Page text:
Ice Dreams

Jan 16, 2009 by

“Many years later, as he faced the firing squad, Colonel Aureliano Buendía was to remember that distant afternoon when his father took him to discover ice.”

— One Hundred Years of Solitude, Gabriel Garcia Marquez

34,  Ice, 34, Ice, 34,  Ice. The little display in my car’s rear view mirror was incessant today,  as if I didn’t know it was very cold, warning me of Ice.   I had not seen it flash that warning in three years, since I had last driven it on the streets of Fargo, North Dakota. Thirty-four degrees Fahrenheit would be a nice day that far north, where the weather frequently turns aggressively arctic,  dropping “below the donut” as the iconic local weatherman “Too Tall Tom” loved to say when it dropped below zero.

In New Orleans its an Odd thing to be so cold. Winter here is so much gentler than it was during my decade a little more than halfway to the North Pole. Perhaps it is to gentle; not assertive enough . Summer is liable to show up again and again on winter’s stoop like a bad old boyfriend, insisting they get back to the old times, to 85 and humid and January be damned.

Awful heat waves (awful for Christmas) roll through more often than a real arctic front.  No, it’s not 98 and 101% humidity, but its certainly not a White Christmas down here where my neighbor hangs festive rope lights on his palm tree. Cold fronts have mostly played themselves out by the time they cross Lake Pontchartrain, sometimes bringing torrential rain but little cold. Then they roll back like a wave that has broken on the shore, and as they retreat: up from the Gulf comes the warm moist air of the subtropics, like Carmen Miranda popping onto your TV while your nurse a bad hangover,  searching for the soothing green noise of a golf tournament to ease the pounding.

This, now, is the real deal. A steady week of cold solid as ice.  Mindful  of the madly blinking blue Ice warning, I  finally broke down and pulled on gloves for the first time since arriving back in New Orleans. Ten years in the real winters of Washington, D.C., and more than a dozen in the far North and I had toughened up.  Up in Fargo I would routinely roll the garbage out in a t-shirt on nights colder than this, the 20-something concrete burning my bare feet through thick callouses.  I had learned to take it. Cold here? Nah, not really.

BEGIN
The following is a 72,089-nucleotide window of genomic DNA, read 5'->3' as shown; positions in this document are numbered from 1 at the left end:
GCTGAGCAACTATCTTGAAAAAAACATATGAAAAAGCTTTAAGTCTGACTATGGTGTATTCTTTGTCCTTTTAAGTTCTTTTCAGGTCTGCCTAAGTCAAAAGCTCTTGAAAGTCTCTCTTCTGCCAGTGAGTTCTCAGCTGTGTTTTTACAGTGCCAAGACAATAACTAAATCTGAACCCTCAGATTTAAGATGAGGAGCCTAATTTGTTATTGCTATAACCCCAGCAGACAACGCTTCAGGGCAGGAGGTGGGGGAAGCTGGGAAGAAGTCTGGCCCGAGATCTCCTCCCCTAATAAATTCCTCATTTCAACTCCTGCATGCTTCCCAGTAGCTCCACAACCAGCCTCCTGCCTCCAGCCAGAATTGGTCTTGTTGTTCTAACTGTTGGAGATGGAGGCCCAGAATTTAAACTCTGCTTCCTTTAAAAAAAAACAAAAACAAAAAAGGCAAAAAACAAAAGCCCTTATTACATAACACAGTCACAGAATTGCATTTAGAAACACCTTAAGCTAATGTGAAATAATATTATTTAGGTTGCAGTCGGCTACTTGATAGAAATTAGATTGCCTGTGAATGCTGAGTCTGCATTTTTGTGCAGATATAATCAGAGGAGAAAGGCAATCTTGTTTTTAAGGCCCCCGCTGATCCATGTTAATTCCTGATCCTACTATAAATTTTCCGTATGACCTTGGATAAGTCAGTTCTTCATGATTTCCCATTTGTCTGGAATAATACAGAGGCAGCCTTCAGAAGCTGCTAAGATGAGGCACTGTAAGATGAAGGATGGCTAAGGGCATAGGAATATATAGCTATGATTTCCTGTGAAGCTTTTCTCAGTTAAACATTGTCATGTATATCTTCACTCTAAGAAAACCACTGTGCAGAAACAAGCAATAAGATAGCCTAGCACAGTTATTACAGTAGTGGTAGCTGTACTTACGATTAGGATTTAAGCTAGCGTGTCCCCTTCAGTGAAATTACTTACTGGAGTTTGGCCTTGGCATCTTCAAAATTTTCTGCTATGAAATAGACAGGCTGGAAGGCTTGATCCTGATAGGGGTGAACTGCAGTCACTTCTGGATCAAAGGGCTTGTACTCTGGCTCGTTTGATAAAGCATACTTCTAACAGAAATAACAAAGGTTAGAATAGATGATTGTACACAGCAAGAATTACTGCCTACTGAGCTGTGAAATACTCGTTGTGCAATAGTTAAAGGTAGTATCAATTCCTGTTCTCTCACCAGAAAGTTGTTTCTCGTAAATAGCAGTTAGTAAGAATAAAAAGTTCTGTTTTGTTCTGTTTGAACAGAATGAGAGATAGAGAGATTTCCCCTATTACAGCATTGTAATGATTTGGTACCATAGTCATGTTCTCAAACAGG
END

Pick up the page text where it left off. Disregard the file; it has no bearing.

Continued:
But the cold of New Orleans can be nasty and damp. As we packed my wife’s clothes for New Orleans she looked through a huge hope chest of sweaters, thick mounds of Norwegian and Irish wool, the best and warmest with the oily smell of the sheep about them. She lamented that she would probably never get to wear them again. Just wait, I told her. You’ll get your chance.

We may not seen sun dogs on the Gulf Coast or find ourselves stranded by white out blizzard conditions or sheet ice on the streets,  but the combination of chill and damp can be awfully uncomfortable.  A good pea coat or car coat of wool will get at least a few weeks of wear. I knew that my wife’s flock of sheep skins would not rot away in that chest unused, food for the roaches.

I do miss a good fire when it gets this cold.   Up north the fireplaces worked, and I had a huge brick hearth in the basement in Fargo.  Here I had one apartment with a working coal fireplace on Carrollton Avenue, in which I could  burn the smallest of the pressed wood logs. I wish the fireplaces on Toulouse Street worked, but they do not. There are small ducts joining floor to flue where someone had put in vented gas burners. There are times when I miss the singing of the gas in an old ceramic grate, the blue night light of a hundred long winter’s naps, the psychological warmth of an open flame.

I know it won’t last, that I’ll soon pull out the extra shorts and t-shirts I insist my wife leave out when she starts her Midwestern habit of  seasonal wardrobe exchanges (weeks too soon, I always tell her). The thermal ankle boots I kept for some reason still sit in the box they traveled down in while I have two pairs of sandals at the ready onthe floor of my closet.  I know it will be cold again before winter relents.  Last year I survived marching Krewe du Vieux because under my costume were the warm under layers I used to wear snow shoeing.

But this is not a winter place.  In Fargo my mostly perennial garden was a brown field by September’s end. Down here it is  green all year. Even our oak trees don’t shed their leaves.  Before I go to bed I need to move or cover my tropical plants, the tender ginger and plumeria most of all. Once all the plants are tucked in, I will probably need drag out a proper blanket for the bed for the first time this year.  Everyone comes to New Orleans sometime, and after a week of hard work socking the northern states in with subzero cold, old man winter can’t resist a chance to stop in for a stiff and warming drink down on the bayou.

Mark Folse, Toulouse Street — Odd Bits of Life in New Orleans

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